dyslexia legislationIn the past few years, more than a dozen states have passed or proposed new laws to raise awareness about dyslexia through increased screening, intervention programs, and teacher training. Delaware, Tennessee, Illinois, Pennsylvania, Hawaii, Kansas, Arkansas, West Virginia, New Jersey, Mississippi, and Kentucky are among the states with notable legislative activity, but there’s a movement in nearly every state to legislate educational approaches to tackling the most common learning disability.

The Yale Center for Dyslexia & Creativity – led by Co-Directors Drs. Sally and Bennett Shaywitz – is one force behind this trend. The center’s Multicultural Dyslexia Awareness Initiative (MDAI) website positions education – and more specifically, dyslexia – as “a civil rights issue” due to the “struggles and marginalization of many dyslexic children.” The mission of the MDAI is to influence policy through the grassroots engagement of educators, legislators, and others. The effort appears to be working, with dyslexia advocacy surging around the country.

Decoding Dyslexia, a “parent-led grassroots movement,” is one example, with a presence in 47 states. Founded in 2012, the movement focuses on raising awareness about dyslexia and changing literacy legislation at the state level.

Then there’s Texas teen Ben Cooper. On behalf of dyslexic learners nationwide, Cooper is lobbying the House of Representatives to adopt HR456, a resolution calling on states and schools “to recognize that dyslexia has significant educational implications that must be addressed.”

In Connecticut, Governor Dannel Malloy has spoken out about his own experience with dyslexia. Malloy is a proponent of universal access to pre-K, in part to ensure early identification of learning disabilities. As Governor, he signed a bill into law that requires future teachers to receive training in dyslexia recognition and intervention.

In Washington, D.C., there’s a new Bipartisan Dyslexia Caucus currently co-chaired by Representatives Julia Brownley (D-California) and Bill Cassidy (R-Louisiana). “The Big Picture: Rethinking Dyslexia,” a film directed by James Redford, was screened at the 2012 inaugural event.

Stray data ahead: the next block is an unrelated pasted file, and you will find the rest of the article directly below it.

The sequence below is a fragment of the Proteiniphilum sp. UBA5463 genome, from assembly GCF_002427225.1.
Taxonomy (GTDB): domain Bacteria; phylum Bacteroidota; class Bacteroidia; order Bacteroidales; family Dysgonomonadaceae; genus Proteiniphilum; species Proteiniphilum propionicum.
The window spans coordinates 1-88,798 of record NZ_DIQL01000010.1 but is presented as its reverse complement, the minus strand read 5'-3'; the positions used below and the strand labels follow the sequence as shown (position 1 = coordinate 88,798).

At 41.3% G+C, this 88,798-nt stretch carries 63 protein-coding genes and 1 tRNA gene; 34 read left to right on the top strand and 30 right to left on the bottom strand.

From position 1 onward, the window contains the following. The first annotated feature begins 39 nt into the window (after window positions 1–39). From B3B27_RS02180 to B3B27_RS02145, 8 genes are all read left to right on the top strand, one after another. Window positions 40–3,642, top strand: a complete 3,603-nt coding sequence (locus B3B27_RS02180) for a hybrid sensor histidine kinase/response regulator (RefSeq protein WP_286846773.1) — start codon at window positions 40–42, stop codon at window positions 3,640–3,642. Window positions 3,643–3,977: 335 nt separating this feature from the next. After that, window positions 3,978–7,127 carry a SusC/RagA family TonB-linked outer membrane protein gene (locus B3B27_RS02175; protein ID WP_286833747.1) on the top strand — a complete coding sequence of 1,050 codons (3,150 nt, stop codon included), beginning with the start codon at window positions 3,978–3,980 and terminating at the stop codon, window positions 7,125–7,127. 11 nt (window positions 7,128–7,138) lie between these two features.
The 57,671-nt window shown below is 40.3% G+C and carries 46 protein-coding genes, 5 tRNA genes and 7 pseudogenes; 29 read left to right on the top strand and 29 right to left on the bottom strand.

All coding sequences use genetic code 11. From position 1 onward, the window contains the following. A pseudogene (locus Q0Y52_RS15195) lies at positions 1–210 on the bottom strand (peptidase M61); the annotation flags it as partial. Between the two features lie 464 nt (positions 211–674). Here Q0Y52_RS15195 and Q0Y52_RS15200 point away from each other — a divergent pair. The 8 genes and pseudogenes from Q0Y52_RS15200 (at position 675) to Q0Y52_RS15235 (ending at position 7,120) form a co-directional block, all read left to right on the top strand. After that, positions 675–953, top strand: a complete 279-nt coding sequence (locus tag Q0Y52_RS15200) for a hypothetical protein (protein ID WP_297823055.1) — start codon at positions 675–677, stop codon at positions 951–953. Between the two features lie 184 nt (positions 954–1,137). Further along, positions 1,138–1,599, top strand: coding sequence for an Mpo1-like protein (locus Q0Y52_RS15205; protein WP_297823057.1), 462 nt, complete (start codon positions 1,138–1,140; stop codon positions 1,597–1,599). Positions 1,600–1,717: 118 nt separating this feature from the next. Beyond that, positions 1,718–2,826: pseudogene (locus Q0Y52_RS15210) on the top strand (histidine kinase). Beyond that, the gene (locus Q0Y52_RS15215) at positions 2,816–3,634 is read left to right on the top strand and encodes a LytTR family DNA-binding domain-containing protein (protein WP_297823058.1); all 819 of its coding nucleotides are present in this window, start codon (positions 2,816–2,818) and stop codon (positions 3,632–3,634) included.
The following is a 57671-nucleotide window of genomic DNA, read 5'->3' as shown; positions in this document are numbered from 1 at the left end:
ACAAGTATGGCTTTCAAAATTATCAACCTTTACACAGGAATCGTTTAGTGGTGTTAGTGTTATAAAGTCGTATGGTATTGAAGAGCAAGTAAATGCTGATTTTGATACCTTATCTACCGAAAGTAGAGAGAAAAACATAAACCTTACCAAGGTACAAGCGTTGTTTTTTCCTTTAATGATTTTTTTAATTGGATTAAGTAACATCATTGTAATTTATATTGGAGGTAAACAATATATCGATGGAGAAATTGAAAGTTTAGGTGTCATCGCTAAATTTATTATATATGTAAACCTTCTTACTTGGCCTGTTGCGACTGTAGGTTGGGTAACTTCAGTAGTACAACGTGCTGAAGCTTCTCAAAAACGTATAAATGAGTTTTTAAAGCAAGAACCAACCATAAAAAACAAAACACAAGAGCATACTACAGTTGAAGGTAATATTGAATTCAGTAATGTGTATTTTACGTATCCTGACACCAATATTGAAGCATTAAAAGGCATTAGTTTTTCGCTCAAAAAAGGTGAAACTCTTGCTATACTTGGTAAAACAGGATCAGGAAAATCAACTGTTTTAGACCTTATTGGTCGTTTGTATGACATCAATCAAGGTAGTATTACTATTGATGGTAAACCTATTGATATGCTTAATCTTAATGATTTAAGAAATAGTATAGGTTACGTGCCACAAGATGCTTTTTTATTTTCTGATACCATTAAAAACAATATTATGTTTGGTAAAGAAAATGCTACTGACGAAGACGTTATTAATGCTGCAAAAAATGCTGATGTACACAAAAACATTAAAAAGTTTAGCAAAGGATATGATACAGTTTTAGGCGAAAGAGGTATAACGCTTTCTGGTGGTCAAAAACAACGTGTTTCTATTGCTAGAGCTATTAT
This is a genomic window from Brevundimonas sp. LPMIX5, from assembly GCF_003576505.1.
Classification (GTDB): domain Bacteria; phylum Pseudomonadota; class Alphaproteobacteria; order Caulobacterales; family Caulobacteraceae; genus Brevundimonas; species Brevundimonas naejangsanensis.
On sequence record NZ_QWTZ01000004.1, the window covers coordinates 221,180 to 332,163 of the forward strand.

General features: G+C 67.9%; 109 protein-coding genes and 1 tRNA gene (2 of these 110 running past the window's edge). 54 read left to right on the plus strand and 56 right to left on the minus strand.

The rise in legislation is a hopeful development. Dyslexia is the most common learning disability – about one in five students has it – but not all educators know how to recognize it and help learners with dyslexia succeed in school. 

We now know that dyslexia is neurologically based, and schools have access to effective interventions like the Fast ForWord program – which has been proven to positively impact reading ability in dyslexic children and adults. With only 34 percent of 4th graders scoring at or above Proficient on the 2013 NAEP, enacting early dyslexia identification and intervention is a no-brainer.

Related reading:

Dyslexia – How Far We’ve Come!

Remediation vs. Accommodation: Helping Students with Learning Disabilities Succeed



Meet the 1st Queen of Literacy, Dr. Linda Nash!

Tuesday, October 21, 2014 - 08:00
  • Hallie Smith, MA CCC-SLP

Dr. Linda NashDr. Linda Nash, Supervisor of Federal Programs/Grants in Cookeville, TN, has been crowned our first Queen of Literacy. She received 24% of all the votes cast (5,472!) and has won an all-expense paid trip to our National Circle of Learning Conference (virtual registration now open)! I caught up with Dr. Nash by phone to learn more about her life as an educator. 

SL: How did you get into education?

Dr. Nash: Education was very important to my parents. Neither of them had a college education and they were probably both smarter than I am. It was never a question of if I was going to school. It was always where we were going and in what we were majoring. I guess I’ve had two careers, one in accounting and one in education. I started out in home economics thinking I would like to be a home ec. teacher and then I changed to business because I needed to work to put my husband through school. Once he finished, I went back to English; however, I had worked for a CPA for many years. I finally decided to go back in education and was a senior English teacher for 18 years.

When I was in accounting, I missed education; and when I was in education, I missed accounting. Now I am the federal program supervisor for my county and I can use both of them.

SL: How did you move from being a teacher to be an administrator? Was that a goal of yours or just something that happened?

Dr. Nash: I started my doctoral work in English. I really thought I wanted to teach English at the university level, and I did do that for a while. I was getting married; and because of the program requirements I would have had to leave home for a year to do residency at the university. I didn’t want to leave my family, so I switched to administration, and I’ve never regretted it. As a distict administrator you’re helping the kids by helping the schools.

SL: How did you become acquainted with Fast ForWord?